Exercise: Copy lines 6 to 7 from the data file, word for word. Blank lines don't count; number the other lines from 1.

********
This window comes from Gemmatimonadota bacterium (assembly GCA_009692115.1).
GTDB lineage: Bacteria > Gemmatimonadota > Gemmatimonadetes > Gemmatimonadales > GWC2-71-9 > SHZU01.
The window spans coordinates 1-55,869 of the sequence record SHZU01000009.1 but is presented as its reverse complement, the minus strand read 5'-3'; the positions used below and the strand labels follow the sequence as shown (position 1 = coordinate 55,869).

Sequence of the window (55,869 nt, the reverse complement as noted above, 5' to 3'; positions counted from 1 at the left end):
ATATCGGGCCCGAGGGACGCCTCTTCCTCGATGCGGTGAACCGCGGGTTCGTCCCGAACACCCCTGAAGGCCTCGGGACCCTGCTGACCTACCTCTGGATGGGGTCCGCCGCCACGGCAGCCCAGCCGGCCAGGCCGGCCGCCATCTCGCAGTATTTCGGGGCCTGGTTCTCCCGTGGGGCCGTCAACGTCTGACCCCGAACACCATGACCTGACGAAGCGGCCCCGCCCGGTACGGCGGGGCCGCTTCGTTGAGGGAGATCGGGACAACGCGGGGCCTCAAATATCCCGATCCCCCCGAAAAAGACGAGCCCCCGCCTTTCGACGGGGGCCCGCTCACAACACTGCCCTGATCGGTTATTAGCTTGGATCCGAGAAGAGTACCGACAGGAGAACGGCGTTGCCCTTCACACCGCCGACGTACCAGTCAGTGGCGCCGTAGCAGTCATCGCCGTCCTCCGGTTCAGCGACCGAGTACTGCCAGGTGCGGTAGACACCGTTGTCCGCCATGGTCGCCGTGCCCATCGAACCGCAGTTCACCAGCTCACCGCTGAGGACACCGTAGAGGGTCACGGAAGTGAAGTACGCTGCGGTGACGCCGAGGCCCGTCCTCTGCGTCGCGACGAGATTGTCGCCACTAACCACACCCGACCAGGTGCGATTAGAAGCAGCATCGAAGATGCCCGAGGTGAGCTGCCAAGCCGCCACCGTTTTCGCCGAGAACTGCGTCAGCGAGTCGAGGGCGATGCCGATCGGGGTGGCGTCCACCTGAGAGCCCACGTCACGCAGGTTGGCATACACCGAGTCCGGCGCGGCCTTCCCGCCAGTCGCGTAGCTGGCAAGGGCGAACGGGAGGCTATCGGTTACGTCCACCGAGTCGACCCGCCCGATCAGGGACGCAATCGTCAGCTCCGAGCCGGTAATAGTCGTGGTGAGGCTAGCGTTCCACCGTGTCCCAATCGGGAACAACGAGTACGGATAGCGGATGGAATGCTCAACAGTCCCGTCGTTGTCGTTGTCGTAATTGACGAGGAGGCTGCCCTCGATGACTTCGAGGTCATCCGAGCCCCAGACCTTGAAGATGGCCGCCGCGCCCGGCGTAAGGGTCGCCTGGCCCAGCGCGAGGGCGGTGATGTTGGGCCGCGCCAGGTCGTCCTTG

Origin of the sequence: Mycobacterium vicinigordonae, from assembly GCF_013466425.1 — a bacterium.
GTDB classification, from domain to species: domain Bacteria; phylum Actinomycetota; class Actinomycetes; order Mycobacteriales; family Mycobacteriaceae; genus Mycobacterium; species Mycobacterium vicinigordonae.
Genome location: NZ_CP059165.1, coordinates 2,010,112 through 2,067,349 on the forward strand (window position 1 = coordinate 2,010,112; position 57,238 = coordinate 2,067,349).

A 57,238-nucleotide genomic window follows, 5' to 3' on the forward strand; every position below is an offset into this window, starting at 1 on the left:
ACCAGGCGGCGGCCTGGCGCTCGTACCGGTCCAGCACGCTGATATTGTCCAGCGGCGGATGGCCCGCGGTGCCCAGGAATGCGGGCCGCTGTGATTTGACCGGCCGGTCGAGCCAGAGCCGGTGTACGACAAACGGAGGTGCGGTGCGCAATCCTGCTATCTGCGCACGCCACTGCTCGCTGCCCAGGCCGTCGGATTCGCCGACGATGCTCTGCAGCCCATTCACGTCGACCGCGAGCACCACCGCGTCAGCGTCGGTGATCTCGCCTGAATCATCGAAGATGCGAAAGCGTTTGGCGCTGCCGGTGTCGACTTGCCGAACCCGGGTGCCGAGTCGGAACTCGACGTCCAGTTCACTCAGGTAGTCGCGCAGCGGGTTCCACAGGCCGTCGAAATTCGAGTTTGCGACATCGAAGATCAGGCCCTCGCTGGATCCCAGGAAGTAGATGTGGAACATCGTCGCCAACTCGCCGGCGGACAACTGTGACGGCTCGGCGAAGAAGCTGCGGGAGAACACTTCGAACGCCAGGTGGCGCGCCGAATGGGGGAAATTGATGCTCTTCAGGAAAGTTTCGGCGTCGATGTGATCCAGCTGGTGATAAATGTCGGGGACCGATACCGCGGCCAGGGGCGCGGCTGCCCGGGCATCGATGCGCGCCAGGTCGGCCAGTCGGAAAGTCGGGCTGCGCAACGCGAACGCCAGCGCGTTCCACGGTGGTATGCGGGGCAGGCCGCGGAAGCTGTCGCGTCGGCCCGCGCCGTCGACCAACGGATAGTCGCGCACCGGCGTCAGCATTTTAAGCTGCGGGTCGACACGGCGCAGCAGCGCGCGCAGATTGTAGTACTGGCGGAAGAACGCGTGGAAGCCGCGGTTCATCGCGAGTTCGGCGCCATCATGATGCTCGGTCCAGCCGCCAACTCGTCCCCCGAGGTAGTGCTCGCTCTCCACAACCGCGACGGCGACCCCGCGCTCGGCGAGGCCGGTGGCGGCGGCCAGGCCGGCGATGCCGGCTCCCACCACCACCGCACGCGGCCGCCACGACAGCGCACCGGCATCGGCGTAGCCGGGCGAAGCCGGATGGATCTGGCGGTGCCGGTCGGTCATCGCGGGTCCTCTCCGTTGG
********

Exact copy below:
Origin of the sequence: Mycobacterium vicinigordonae, from assembly GCF_013466425.1 — a bacterium.
GTDB classification, from domain to species: domain Bacteria; phylum Actinomycetota; class Actinomycetes; order Mycobacteriales; family Mycobacteriaceae; genus Mycobacterium; species Mycobacterium vicinigordonae.